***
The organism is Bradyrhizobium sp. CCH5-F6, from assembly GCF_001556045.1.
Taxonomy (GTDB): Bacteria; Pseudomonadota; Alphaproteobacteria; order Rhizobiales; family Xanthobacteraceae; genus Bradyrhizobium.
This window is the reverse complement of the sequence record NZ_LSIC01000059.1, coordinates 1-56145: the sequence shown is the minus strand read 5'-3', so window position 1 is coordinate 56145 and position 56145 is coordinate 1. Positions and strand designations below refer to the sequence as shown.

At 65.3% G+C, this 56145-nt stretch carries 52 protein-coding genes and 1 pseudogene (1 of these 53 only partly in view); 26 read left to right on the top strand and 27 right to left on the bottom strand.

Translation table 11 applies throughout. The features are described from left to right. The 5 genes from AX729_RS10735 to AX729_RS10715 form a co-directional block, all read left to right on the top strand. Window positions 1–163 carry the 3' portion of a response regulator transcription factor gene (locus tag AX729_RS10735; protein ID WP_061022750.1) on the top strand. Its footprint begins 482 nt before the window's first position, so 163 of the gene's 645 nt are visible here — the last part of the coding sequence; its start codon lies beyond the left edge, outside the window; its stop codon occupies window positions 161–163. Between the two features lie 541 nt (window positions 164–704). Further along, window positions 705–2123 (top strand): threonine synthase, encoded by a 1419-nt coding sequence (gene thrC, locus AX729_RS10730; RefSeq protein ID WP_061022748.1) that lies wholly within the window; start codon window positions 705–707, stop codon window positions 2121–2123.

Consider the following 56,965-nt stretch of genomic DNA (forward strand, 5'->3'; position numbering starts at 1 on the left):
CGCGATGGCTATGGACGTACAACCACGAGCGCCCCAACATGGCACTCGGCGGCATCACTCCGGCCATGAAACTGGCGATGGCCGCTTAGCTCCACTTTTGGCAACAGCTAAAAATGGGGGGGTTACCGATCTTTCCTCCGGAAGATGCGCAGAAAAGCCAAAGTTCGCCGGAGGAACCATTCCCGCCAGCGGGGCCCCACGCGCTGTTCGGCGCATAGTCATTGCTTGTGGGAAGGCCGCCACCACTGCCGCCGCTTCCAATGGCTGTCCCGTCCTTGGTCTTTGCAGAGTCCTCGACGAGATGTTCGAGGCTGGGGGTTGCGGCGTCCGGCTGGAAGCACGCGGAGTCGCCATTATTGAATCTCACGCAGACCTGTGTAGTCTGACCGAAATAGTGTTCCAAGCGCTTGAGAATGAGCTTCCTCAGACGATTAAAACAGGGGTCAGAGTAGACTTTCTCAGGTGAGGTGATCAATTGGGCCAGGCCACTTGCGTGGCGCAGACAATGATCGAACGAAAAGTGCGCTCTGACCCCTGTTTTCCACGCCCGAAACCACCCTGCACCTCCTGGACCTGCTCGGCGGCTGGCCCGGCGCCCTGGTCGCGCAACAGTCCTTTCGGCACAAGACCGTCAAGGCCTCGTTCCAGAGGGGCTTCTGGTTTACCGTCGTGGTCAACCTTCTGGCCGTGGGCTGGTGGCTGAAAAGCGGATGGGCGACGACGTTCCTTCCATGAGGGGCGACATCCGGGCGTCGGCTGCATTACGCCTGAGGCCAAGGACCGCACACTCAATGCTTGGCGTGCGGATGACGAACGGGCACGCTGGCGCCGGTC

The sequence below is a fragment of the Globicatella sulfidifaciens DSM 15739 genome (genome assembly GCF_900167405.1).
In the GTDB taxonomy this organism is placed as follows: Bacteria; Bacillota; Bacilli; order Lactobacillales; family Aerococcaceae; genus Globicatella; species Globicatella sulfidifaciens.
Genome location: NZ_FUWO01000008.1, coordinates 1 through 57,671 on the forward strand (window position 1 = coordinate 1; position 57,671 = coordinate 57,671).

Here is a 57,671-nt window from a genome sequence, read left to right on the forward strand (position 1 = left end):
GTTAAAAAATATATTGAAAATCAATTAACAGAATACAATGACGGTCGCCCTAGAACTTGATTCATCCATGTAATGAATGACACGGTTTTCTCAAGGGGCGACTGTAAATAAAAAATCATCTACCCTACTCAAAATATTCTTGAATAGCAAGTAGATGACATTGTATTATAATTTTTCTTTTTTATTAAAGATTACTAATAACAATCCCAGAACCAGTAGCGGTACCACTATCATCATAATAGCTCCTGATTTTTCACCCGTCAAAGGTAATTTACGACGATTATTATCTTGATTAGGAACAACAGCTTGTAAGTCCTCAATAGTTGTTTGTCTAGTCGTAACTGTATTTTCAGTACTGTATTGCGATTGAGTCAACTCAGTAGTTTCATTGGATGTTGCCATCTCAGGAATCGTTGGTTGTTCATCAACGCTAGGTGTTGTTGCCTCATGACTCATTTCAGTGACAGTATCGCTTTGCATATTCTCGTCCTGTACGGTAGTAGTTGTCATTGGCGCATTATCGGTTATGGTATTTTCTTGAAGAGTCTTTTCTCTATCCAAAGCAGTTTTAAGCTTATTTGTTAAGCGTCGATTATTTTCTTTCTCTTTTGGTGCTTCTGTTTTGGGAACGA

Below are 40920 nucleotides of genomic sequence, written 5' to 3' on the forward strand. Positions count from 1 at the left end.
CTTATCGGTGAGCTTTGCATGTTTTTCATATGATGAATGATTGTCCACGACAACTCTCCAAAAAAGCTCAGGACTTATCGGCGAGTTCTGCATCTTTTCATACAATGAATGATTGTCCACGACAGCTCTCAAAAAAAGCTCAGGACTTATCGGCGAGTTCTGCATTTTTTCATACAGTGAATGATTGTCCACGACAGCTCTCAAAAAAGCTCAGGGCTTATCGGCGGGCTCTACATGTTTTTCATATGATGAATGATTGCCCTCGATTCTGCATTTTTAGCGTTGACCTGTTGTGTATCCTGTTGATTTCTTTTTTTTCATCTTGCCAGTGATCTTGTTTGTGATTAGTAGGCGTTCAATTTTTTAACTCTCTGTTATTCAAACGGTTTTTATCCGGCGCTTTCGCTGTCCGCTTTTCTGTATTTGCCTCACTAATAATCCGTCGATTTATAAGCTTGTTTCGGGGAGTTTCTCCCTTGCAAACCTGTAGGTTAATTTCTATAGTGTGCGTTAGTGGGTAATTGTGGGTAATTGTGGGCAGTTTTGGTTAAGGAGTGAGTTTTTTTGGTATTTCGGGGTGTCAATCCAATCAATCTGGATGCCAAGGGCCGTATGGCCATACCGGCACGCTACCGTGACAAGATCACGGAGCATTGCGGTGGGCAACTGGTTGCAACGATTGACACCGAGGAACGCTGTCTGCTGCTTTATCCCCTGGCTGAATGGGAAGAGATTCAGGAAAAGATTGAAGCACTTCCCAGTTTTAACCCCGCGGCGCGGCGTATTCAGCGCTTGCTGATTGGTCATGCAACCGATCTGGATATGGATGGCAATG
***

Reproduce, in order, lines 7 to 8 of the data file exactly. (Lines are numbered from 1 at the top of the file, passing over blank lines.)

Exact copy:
CGCGATGGCTATGGACGTACAACCACGAGCGCCCCAACATGGCACTCGGCGGCATCACTCCGGCCATGAAACTGGCGATGGCCGCTTAGCTCCACTTTTGGCAACAGCTAAAAATGGGGGGGTTACCGATCTTTCCTCCGGAAGATGCGCAGAAAAGCCAAAGTTCGCCGGAGGAACCATTCCCGCCAGCGGGGCCCCACGCGCTGTTCGGCGCATAGTCATTGCTTGTGGGAAGGCCGCCACCACTGCCGCCGCTTCCAATGGCTGTCCCGTCCTTGGTCTTTGCAGAGTCCTCGACGAGATGTTCGAGGCTGGGGGTTGCGGCGTCCGGCTGGAAGCACGCGGAGTCGCCATTATTGAATCTCACGCAGACCTGTGTAGTCTGACCGAAATAGTGTTCCAAGCGCTTGAGAATGAGCTTCCTCAGACGATTAAAACAGGGGTCAGAGTAGACTTTCTCAGGTGAGGTGATCAATTGGGCCAGGCCACTTGCGTGGCGCAGACAATGATCGAACGAAAAGTGCGCTCTGACCCCTGTTTTCCACGCCCGAAACCACCCTGCACCTCCTGGACCTGCTCGGCGGCTGGCCCGGCGCCCTGGTCGCGCAACAGTCCTTTCGGCACAAGACCGTCAAGGCCTCGTTCCAGAGGGGCTTCTGGTTTACCGTCGTGGTCAACCTTCTGGCCGTGGGCTGGTGGCTGAAAAGCGGATGGGCGACGACGTTCCTTCCATGAGGGGCGACATCCGGGCGTCGGCTGCATTACGCCTGAGGCCAAGGACCGCACACTCAATGCTTGGCGTGCGGATGACGAACGGGCACGCTGGCGCCGGTC

The sequence below is a fragment of the Globicatella sulfidifaciens DSM 15739 genome (genome assembly GCF_900167405.1).